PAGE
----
Out-Law / Your Daily Need-To-Know

EU consults on new Vertical Agreements Block Exemption regime

Out-Law Analysis | 16 Jul 2021 | 9:41 am | 8 min. read

The European Commission has set out its plans to update the EU Vertical Agreements Block Exemption Regulation (VABER). The proposals, if finalised as drafted, would affect which restrictions suppliers are entitled to place on distributors in relation to the resale of products in the EU, and also have significant implications for online intermediaries in respect of their activities.

The draft new VABER sets out long-awaited amendments to existing EU competition law to bring it up to date with developments in the market, especially in relation to online selling. It also highlights certain limited areas of potential divergence between the EU competition law treatment of vertical agreements and the proposed approach under UK competition law following the recent proposals by the Competition and Markets Authority (CMA) for a new UK Vertical Agreements Block Exemption Order post-Brexit.

What is the VABER?

The VABER was developed by EU policymakers to provide an automatic exemption from EU competition law for restrictions of competition in vertical agreements so long as certain conditions were met. For the VABER to apply:

  • the parties must enter into a vertical agreement – this includes distribution, franchising and supply between non-competitors;
  • the market share of each of the parties to the agreement in their respective markets must not exceed 30%; and
  • there must be no ‘hardcore restrictions’ in the agreement – these are terms that are highly likely to be anti-competitive, for example resale price maintenance.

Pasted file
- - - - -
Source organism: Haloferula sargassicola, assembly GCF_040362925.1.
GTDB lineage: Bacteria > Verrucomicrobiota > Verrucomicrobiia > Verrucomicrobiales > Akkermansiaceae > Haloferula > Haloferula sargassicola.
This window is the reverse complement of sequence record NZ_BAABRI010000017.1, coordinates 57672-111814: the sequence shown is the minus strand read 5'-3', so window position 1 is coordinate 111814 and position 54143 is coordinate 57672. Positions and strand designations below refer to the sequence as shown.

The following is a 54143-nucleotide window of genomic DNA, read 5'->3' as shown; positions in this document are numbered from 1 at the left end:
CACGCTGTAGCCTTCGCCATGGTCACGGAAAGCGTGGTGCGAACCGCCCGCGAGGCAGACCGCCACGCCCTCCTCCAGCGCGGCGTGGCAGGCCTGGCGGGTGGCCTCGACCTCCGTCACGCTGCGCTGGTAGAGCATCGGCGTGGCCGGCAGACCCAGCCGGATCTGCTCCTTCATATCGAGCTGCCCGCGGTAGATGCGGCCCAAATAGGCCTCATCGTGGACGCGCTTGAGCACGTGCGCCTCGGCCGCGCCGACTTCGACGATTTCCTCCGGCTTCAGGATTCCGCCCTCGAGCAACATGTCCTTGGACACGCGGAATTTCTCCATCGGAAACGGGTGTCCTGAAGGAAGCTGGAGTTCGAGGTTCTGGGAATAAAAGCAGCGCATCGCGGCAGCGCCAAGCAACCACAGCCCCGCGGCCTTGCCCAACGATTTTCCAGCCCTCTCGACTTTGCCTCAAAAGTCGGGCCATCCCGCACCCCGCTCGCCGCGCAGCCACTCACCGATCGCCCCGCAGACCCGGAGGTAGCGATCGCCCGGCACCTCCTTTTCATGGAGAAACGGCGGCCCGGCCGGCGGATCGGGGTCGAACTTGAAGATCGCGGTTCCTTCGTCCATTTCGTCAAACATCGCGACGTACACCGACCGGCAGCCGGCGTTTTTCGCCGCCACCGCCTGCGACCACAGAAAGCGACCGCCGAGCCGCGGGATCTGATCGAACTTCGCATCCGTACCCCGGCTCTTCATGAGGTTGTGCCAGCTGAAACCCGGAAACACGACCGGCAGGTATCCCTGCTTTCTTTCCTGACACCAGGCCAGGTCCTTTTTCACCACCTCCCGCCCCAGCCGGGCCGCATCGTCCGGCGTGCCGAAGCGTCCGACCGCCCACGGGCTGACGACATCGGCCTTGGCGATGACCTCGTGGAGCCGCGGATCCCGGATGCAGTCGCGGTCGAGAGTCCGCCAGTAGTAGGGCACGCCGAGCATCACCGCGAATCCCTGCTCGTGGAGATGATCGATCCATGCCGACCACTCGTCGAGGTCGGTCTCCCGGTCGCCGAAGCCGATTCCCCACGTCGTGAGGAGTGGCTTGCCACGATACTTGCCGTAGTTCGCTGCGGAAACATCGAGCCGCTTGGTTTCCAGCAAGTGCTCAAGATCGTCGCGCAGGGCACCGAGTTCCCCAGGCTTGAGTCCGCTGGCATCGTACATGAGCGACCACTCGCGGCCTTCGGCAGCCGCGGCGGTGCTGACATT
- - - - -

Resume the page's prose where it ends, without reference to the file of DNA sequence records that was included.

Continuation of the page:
With the existing VABER due to expire on 31 May 2022, the Commission recently opened a consultation on replacing and updating it, as well as on guidelines to assist with its interpretation. The Commission said that an evaluation of the existing framework “showed room for improvement, notably the need to adapt both texts to new market developments”. Its consultation on the new VABER and guidelines runs until 17 September 2021.

The draft provides for more than just minor reform. It contains new definitions of core concepts, such as active and passive sales and online intermediation services. It also introduces entirely new wording for the hardcore restrictions and modifies the widely discussed rules on dual distribution.

Changes proposed

Dual pricing

Dual pricing is the practice of suppliers setting different wholesale prices depending on whether a distributor resells the product online or offline. Under the existing rules, dual pricing is deemed to be a hardcore restriction of competition and is strictly prohibited. However, the Commission has proposed to remove dual pricing from the list of hardcore restrictions under the revised VABER. This would represent a significant benefit to suppliers, allowing them to properly incentivise investment by resellers in bricks and mortar premises. However, it remains the case that a total ban on online selling is prohibited, so it is clear that any such dual pricing must not have that effect.

The CMA has also made a similar proposal in relation to the UK, but is yet to provide updated guidance, in particular on how far suppliers can go before dual pricing would constitute an indirect ban on online sales. The Commission’s draft updated guidance, however, notes that differences in wholesale prices will be justified when this is intended to incentivise or reward an appropriate level of investments and relates to the costs incurred for each channel, provided that this does not make sales online “unprofitable or financially not sustainable”.

It will not be straightforward for suppliers to determine where the line is to be drawn between permissible price differentiation and an illegal online sales ban. It will be interesting to see if the CMA includes any further guidance along similar lines on this point later this year.

Dual distribution

The rules relating to dual distribution state that if a manufacturer operates both upstream, as a supplier, and downstream, as a retailer, and the distributor only operates at the retail level, then any agreement between them is still considered as vertical in nature even though they are competing at a retail level, and so can be covered by the VABER – subject to the usual rules regarding market shares and the prohibition on hardcore restrictions.